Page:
Joaquim Magalhães de Castro
From the testimony given by Estevão Cacela, we can deduce that the Jesuits traveled with Shabdrung to different parts of the kingdom before lodging definitively in Chagri. Father Cacela reminds us that “in these mountains, and in others, we accompany him two months until we arrived at his house in that mountain, where he normally he lives among his favourite lamas.”
As the Portuguese priest rightly points out, the palace had been purposefully erected to lodge the king and some of his monks only. It was located in a rustic place which was difficult to access, because “to make a house there calls for a lot of work to flatten some space in the mountain range, which is very steep.” In this way, Shabdrung defended himself against the aggressions of his adversary, lord of a territory “eight days journey from there, the greatest of the Potente kingdom, ruled by a lama called Demba Cemba.” Now, it was precisely this sovereign that Estêvão Cacela and João Cabral sought to contact, though they could not entrust their purpose to the king of Bhutan.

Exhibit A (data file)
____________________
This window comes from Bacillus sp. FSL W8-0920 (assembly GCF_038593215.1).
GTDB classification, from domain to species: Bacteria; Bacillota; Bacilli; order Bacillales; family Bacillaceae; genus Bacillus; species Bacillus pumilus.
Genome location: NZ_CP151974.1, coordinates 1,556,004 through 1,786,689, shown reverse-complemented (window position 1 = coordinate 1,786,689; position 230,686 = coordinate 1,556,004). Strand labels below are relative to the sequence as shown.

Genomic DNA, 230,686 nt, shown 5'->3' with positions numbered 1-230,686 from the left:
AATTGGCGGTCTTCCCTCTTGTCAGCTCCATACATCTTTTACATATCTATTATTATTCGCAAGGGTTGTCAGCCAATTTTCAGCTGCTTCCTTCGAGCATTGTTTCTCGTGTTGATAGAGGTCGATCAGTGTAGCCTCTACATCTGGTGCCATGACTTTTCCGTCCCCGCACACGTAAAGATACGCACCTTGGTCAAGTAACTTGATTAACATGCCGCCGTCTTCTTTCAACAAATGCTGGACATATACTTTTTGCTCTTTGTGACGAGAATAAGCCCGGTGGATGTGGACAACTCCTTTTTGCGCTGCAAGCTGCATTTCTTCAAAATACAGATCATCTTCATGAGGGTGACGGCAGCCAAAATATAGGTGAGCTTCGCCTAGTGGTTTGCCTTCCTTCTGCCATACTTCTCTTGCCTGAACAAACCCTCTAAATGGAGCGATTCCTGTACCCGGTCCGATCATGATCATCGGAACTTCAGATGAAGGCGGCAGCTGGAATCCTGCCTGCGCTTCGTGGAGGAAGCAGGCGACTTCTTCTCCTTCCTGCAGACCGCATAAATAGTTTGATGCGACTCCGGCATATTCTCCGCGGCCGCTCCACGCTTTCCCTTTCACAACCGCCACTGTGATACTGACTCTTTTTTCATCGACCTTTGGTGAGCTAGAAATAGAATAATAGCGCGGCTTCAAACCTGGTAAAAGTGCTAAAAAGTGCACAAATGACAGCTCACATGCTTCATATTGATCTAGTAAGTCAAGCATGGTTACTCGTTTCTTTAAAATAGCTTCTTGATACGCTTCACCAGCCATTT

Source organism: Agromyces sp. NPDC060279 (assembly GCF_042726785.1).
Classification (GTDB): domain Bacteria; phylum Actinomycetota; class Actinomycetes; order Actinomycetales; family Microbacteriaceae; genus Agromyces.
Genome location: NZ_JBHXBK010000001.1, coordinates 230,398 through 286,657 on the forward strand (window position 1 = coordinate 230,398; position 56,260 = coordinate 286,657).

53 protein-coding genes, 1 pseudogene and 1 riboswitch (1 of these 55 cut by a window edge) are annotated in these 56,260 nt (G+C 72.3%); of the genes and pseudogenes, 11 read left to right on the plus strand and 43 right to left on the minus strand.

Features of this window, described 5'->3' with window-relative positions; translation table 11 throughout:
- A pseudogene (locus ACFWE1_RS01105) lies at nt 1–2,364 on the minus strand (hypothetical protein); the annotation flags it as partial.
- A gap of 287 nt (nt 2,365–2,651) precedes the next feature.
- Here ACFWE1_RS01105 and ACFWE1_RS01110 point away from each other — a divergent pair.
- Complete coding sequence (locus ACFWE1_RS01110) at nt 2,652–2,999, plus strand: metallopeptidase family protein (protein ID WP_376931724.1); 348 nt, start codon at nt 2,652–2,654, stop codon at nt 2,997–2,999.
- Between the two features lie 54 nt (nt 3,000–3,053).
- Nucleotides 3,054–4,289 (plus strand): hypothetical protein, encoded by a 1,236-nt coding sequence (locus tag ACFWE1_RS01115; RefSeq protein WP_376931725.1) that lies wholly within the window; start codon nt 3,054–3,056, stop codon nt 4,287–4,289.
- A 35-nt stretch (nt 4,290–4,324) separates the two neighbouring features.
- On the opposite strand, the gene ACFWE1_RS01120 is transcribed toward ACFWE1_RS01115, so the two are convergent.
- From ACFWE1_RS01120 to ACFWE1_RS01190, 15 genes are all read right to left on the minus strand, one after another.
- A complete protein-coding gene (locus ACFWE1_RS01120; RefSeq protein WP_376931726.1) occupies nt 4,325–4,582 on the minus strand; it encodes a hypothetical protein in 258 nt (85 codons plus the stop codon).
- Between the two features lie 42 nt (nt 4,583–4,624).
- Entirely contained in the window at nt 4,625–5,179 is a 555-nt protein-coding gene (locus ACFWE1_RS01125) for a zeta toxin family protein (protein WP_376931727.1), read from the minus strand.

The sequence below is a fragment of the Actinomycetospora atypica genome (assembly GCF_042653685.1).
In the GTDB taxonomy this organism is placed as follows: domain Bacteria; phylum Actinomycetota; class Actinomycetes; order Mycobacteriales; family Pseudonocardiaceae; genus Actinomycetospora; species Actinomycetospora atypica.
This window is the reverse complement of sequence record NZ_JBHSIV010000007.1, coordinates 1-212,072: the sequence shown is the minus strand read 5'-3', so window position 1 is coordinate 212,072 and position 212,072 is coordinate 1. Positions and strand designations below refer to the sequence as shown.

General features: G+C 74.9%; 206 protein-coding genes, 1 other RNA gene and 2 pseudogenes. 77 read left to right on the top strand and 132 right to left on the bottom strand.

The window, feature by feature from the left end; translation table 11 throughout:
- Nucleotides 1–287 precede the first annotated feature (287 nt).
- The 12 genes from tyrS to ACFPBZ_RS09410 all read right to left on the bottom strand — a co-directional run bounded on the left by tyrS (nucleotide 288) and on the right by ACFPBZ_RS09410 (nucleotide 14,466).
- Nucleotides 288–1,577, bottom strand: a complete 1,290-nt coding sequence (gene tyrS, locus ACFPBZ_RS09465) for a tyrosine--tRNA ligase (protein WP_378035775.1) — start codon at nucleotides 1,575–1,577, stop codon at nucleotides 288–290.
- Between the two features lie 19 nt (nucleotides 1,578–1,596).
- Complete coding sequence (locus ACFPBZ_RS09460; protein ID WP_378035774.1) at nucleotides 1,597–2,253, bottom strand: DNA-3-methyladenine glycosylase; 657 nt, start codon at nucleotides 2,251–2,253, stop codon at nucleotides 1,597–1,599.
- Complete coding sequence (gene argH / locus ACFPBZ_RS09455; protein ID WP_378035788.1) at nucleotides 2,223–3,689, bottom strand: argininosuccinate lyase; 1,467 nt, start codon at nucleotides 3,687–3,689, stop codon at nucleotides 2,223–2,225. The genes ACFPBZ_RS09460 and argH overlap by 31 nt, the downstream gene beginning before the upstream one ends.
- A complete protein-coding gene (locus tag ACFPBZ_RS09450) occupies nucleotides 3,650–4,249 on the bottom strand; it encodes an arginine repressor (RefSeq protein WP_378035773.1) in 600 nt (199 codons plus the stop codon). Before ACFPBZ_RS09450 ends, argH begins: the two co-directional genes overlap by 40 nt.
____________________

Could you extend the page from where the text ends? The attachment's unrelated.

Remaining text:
According to the Buddhist annals, the site was first visited by guru Rinpoche in the eighth century and five centuries later by Phajo Drugom Zhigpo, the Tibetan lama responsible for introducing the Drukpa lineage in Bhutan. In 1620, when he was only 27 years old, Shabdrung would spend three years in strict retreat in Chagri and would reside there for various periods of time throughout his life. It was there that, in 1623, the first monastic order of the Drukpa was officialized. Situated just a few kilometers north of Thimphu, this inviting place stands out for its serenity and the magnificent views. In the tiny paved road, the only one that connects Chagri to the capital, we came across groups of young students of both sexes. Sangay let us know that it is Shabdrung’s birthday, and therefore, a national holiday. We could not have visited the place on a better occasion! Assuming ourselves as pilgrims, like the other visitors, we had lunch on a green meadow at the foot of the small, but much sought after hill. Once again I realize that the Bhutanese food has some resemblances, in taste and appearance, to the stews I used to eat back home. This is the case with “jasha maru” (chicken dish). It is important to emphasize the extraordinary appetite of the Bhutanese for the spicy. In none of the multiple menus is the chili pepper dispensed with, specially in the popular emi datshi,” a delicacy composed of green peppers washed down with hot sauce and melted cheese. It is, so to speak, the national dish of the country. This penchant for spice is certainly due to the Portuguese merchants who from the Bengal plains brought to those Himalayan dominions new and exotic products.